Rookies' first steps

CHICAGO -- The temptation was to load them into the minivan and take them to Dairy Queen for a consolation cone.

Instead, evil big brother A.J. Pierzynski seized the opportunity Thursday to dress up one of the kids, 22-year-old Sox rookie Gordon Beckham, in a Florida Gators baseball uniform -- complete with black socks and dress shoes, of course -- and parade him through the Wrigley Field crowd to the statue of Harry Caray for some souvenir pictures to commemorate the occasion.

That the occasion happened to be a rather heart-wrenching 6-5 loss to the crosstown Cubs had no bearing. There are no exemptions in rookie hazing. What's more, the Sox catcher knew something the rest of the clubhouse was in on too: If viewed constructively, this was also an occasion to look upon positively.

The kids may not have exactly arrived in this split series, but they may have taken their first critical steps.

Beckham and fellow rookie second baseman Chris Getz, who came into the series batting .114 and .249, respectively, were a collective 6-for-12 in two games against the Cubs with three walks, a double and a triple (both by Getz), three runs scored and three runs batted in.

Yes, there were glitches. Beckham had an error at third Wednesday and Getz had two at second Thursday, one of which was especially costly because the baserunner was one of three runs that scored on Derrek Lee's three-run home run in the eighth to pull the Cubs to within one at 5-4.
But Getz also saved a run in the fourth with a diving stop of a Kosuke Fukudome grounder up the middle.

"The first one was a terrible hop, a terrible hop," Beckham said in defense of his teammate. "Things happen, nobody's perfect and we wouldn't have been in the position we were if he hadn't been hitting the ball all over the field. We would've lost way before then."

Beckham said he and Getz count on each other to get past the bumps.

"We lean on each other and pick each other up," he said. "I looked at [Getz] when he made that error and said, 'You're going to get another [chance]' and [on Wednesday] he looked at me and said, 'You're going to get another [chance],' and we both did and made the plays."

Among the top items on manager Ozzie Guillen's wish list has been that the bottom of his order would start carrying its weight as the top of the order has come around. Brian Anderson, who, at age 27, is the unofficial veteran of that 6-7-8 group, was 3-for-6 in the two-game set with a pair of walks, a run batted in, a run scored and a charging grab in center that prevented a run Wednesday.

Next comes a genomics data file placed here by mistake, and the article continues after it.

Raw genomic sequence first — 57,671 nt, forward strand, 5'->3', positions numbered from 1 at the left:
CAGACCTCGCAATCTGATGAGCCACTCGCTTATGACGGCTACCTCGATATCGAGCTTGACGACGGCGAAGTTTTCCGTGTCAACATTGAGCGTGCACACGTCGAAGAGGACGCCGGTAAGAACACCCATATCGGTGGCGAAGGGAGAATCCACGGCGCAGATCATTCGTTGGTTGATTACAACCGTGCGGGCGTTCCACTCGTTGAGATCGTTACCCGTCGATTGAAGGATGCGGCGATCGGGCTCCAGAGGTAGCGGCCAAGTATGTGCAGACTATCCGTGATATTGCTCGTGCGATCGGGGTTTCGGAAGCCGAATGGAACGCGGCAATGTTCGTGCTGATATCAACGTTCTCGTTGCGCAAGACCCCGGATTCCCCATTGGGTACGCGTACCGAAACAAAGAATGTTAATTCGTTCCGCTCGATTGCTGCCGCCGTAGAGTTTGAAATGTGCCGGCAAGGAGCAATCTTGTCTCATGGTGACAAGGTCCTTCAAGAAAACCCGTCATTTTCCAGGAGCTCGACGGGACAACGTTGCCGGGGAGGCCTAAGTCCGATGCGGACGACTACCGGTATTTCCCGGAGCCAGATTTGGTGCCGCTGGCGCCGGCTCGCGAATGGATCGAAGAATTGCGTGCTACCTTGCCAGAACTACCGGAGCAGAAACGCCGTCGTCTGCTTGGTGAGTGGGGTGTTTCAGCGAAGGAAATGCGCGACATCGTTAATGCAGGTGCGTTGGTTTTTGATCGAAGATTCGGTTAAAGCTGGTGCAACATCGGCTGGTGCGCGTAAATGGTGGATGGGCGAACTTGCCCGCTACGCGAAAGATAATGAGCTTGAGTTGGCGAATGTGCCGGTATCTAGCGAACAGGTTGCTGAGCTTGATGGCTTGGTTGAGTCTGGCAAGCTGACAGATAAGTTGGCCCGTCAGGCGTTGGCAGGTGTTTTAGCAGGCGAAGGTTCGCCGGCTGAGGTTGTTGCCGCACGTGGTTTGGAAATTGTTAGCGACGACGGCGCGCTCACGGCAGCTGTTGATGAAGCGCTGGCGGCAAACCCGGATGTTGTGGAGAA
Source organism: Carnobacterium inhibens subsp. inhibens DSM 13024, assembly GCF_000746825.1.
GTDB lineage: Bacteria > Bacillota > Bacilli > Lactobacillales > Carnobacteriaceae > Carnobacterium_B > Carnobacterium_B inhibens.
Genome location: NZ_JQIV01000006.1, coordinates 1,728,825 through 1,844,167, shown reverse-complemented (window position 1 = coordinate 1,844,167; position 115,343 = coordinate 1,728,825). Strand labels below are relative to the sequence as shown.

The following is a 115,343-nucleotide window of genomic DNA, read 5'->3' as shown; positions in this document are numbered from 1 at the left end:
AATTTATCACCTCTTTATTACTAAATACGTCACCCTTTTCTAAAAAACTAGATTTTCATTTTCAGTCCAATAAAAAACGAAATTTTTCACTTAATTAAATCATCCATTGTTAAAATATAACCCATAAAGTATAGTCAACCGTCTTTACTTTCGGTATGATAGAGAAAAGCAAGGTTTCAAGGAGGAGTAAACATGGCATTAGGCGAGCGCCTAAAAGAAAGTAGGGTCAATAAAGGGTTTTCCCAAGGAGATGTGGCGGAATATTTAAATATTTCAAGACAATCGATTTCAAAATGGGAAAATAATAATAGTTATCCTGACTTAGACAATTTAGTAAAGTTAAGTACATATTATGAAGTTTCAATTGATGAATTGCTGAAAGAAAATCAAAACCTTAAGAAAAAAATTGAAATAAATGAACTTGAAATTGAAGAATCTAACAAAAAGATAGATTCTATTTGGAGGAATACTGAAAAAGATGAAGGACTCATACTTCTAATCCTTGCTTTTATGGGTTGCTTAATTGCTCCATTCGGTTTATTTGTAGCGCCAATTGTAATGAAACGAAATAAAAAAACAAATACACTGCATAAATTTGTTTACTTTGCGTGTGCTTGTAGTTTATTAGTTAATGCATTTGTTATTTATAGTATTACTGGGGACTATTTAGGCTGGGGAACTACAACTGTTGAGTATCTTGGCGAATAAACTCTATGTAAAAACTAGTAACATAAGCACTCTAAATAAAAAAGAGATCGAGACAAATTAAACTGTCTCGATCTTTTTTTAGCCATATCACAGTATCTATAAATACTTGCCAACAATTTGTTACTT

"Me, Getz and B.A., we got on and got some things going, which helps the guys at the top of the lineup," Beckham said.
But more than that for Beckham and Getz was the seasoning that can come in a regular-season series that was as close to a playoff atmosphere as a rookie can experience in June.

"It was awesome," said Beckham, who took some long looks at Wrigley Field in his first trip there, and admitted to butterflies. "If you're in one of those games and can compete and can play well, then you can do it on a regular basis, no matter what. So I think today was great for me personally because I got a little more confidence and I'm still building it.

"I told myself about a week ago that it could only go up from where I was at. I'm starting to have better swings. ... [I'm] really seeing the ball a lot better. The game is getting a little bit easier."

Beckham would not go so far as to agree the game has been "a blur" for him as was suggested. But Getz understood the question.

"Literally speaking, the game is quicker," he said. "The baserunners are faster, the pitchers are throwing harder, but it's also everything that comes with it -- the atmosphere -- just because everything is magnified [such as] what you're doing on the field [and] off the field. I think that's what people mean when they talk about the game speeding up."

It was not a day the Sox bullpen will want to remember, having messed up a gem by Gavin Floyd. But even from Pierzynski's vantage point, it was a day in which to find some encouragement.

"They had a great series: Beckham, Getz, B.A.," he said. "They all got big hits, had awesome games today. I give them all credit. I look into the future and it looks bright."

Beckham looked into his locker and all he saw was orange, the color of his alma mater's rival and Pierzynski's beloved. But the former University of Georgia star willingly complied with one of baseball's rites of passage.

"Let's go sign some autographs," Pierzynski said.